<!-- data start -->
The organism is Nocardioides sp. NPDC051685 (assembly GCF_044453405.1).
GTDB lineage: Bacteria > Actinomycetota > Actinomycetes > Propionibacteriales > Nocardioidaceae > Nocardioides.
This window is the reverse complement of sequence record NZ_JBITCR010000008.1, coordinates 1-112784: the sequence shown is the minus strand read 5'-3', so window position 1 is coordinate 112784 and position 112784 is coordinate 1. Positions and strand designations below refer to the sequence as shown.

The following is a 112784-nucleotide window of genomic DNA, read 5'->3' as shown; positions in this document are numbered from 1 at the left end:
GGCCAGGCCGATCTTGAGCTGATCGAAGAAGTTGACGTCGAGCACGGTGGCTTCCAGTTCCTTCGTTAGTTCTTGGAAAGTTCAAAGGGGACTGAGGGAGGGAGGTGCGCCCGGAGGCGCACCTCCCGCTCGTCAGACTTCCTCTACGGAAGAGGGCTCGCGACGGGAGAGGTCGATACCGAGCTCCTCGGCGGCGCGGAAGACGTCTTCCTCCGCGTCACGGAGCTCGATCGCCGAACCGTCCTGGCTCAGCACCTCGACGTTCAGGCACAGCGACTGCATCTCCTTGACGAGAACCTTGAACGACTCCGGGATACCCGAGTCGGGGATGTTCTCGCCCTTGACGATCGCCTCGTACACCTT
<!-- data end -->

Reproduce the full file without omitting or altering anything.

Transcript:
The organism is Nocardioides sp. NPDC051685 (assembly GCF_044453405.1).
GTDB lineage: Bacteria > Actinomycetota > Actinomycetes > Propionibacteriales > Nocardioidaceae > Nocardioides.
This window is the reverse complement of sequence record NZ_JBITCR010000008.1, coordinates 1-112784: the sequence shown is the minus strand read 5'-3', so window position 1 is coordinate 112784 and position 112784 is coordinate 1. Positions and strand designations below refer to the sequence as shown.

The following is a 112784-nucleotide window of genomic DNA, read 5'->3' as shown; positions in this document are numbered from 1 at the left end:
GGCCAGGCCGATCTTGAGCTGATCGAAGAAGTTGACGTCGAGCACGGTGGCTTCCAGTTCCTTCGTTAGTTCTTGGAAAGTTCAAAGGGGACTGAGGGAGGGAGGTGCGCCCGGAGGCGCACCTCCCGCTCGTCAGACTTCCTCTACGGAAGAGGGCTCGCGACGGGAGAGGTCGATACCGAGCTCCTCGGCGGCGCGGAAGACGTCTTCCTCCGCGTCACGGAGCTCGATCGCCGAACCGTCCTGGCTCAGCACCTCGACGTTCAGGCACAGCGACTGCATCTCCTTGACGAGAACCTTGAACGACTCCGGGATACCCGAGTCGGGGATGTTCTCGCCCTTGACGATCGCCTCGTACACCTT